Moral Metafiction

By Donna Pennee

Moral Metafiction
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Examines Findley`s novels, from The Last of the Crazy People through The Telling of Lies, for the ways in which their use of metafictive devices pose specifically ethical challenges for readers. Findley`s novels dramatize the process of interpretation and interrogation of dominant ... Read more


Overview

Examines Findley`s novels, from The Last of the Crazy People through The Telling of Lies, for the ways in which their use of metafictive devices pose specifically ethical challenges for readers. Findley`s novels dramatize the process of interpretation and interrogation of dominant discourses from the point of view of those subjects either already marginalized by history or who choose to repudiate dominant texts and thus become marginalized. As revisionist texts, these novels tell history from the losers` point of view, and in the process of explicating how dominant discourse is constructed, they create the possibility of other constructions and seek to express counterdiscourses. But they also make clear that such expressions are themselves constructions: their ethical challenge lies in problematizing readers` knowledge of dominant history and in asking readers to choose their constructions carefully.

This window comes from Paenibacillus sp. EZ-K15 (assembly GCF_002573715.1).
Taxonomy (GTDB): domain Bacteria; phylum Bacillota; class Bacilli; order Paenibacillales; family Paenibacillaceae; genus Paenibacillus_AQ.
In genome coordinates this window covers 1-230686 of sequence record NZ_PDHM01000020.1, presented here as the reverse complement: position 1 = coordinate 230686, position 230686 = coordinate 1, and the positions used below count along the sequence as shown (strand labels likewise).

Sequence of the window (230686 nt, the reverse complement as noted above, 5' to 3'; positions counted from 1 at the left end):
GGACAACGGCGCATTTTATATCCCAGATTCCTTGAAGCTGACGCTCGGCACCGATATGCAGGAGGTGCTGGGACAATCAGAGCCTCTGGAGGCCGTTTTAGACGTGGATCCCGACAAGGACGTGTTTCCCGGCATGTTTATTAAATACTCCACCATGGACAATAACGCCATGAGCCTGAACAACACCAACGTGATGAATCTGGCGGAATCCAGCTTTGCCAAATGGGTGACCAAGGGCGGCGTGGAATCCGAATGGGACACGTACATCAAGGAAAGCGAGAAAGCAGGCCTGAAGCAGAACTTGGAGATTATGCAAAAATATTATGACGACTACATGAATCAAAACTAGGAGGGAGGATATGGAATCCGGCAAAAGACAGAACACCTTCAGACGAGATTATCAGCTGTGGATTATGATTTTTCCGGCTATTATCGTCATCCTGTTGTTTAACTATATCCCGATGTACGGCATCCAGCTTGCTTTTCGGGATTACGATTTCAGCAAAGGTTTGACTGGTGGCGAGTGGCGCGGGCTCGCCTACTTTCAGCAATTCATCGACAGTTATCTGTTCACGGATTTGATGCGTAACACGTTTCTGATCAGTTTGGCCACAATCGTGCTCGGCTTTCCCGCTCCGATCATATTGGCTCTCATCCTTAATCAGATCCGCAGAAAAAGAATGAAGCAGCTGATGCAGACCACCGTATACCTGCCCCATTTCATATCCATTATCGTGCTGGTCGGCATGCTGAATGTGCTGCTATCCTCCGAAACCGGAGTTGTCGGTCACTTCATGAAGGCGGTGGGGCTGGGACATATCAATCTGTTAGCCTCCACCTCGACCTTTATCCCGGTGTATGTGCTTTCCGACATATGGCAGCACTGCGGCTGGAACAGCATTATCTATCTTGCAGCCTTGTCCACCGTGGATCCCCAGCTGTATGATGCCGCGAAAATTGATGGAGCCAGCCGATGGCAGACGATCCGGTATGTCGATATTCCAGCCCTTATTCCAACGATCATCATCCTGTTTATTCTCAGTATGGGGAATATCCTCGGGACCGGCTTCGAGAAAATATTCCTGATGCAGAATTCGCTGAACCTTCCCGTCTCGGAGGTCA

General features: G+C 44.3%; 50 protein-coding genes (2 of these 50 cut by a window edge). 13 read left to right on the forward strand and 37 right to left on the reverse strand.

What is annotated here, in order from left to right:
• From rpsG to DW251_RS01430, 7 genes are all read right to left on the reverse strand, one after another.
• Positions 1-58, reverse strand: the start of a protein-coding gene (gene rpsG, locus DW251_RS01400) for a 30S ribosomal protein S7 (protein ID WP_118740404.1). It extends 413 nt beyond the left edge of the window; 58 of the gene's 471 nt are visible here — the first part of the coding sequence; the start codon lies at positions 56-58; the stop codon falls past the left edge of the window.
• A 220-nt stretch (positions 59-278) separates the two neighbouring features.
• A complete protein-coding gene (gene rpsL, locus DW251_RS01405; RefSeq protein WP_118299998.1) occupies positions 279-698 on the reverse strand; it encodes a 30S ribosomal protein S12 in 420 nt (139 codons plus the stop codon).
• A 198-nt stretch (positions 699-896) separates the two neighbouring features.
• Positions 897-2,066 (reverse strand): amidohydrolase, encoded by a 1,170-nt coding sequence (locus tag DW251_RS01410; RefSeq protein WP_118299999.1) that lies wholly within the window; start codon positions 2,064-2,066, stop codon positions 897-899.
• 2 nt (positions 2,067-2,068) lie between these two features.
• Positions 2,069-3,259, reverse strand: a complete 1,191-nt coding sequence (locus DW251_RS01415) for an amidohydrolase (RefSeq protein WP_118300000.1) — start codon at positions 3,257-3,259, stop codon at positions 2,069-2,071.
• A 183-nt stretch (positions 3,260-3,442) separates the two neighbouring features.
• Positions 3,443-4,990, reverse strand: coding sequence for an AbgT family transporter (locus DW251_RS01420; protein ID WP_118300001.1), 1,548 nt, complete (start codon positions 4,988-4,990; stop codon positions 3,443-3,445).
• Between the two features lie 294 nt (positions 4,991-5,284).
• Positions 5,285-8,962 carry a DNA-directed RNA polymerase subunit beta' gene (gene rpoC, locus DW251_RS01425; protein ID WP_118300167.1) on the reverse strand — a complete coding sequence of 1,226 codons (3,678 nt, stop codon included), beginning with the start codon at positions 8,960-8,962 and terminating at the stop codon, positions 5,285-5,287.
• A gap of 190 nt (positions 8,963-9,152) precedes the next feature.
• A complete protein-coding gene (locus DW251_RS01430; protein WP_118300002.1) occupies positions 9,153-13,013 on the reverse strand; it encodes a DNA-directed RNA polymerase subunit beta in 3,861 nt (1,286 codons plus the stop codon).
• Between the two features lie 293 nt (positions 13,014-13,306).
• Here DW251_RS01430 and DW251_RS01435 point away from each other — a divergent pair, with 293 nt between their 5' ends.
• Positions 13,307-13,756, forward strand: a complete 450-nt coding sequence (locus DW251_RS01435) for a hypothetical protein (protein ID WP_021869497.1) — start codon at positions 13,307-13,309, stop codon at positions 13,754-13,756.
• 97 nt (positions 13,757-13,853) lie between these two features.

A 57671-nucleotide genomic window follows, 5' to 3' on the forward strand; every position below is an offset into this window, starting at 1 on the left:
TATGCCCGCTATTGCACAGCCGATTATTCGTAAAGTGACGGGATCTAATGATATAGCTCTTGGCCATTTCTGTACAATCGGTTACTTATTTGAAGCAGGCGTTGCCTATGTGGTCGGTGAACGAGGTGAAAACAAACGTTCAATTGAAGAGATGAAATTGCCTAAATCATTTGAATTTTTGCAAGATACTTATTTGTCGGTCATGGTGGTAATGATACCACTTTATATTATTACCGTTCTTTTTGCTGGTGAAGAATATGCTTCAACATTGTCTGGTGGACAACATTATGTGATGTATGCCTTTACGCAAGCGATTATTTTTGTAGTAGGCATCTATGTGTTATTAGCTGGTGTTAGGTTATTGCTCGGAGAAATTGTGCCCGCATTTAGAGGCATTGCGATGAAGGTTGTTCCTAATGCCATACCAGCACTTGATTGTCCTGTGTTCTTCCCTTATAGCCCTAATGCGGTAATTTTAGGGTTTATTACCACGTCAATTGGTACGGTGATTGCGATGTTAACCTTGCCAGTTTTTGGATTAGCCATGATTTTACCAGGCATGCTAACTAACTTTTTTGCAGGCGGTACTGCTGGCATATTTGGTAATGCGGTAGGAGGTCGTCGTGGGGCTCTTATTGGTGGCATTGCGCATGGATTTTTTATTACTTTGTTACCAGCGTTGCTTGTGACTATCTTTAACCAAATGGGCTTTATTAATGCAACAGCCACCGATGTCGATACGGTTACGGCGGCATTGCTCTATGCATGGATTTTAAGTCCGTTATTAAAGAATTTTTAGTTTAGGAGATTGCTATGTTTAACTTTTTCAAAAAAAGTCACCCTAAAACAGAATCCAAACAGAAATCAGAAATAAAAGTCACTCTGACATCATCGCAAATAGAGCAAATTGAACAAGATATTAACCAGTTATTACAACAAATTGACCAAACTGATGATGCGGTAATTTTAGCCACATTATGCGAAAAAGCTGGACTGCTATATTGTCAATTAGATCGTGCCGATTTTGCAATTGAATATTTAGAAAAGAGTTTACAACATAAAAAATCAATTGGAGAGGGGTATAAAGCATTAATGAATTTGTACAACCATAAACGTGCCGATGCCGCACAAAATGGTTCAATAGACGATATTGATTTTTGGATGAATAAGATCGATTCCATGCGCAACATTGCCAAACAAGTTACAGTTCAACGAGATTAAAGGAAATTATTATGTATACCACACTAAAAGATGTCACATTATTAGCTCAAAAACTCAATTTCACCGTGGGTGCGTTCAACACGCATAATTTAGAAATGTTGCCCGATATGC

Donna Pennee

Donna Pennee is the author of Introducing Timothy Findley`s Not Wanted on the Voyage. She lives in Guelph, Ontario.

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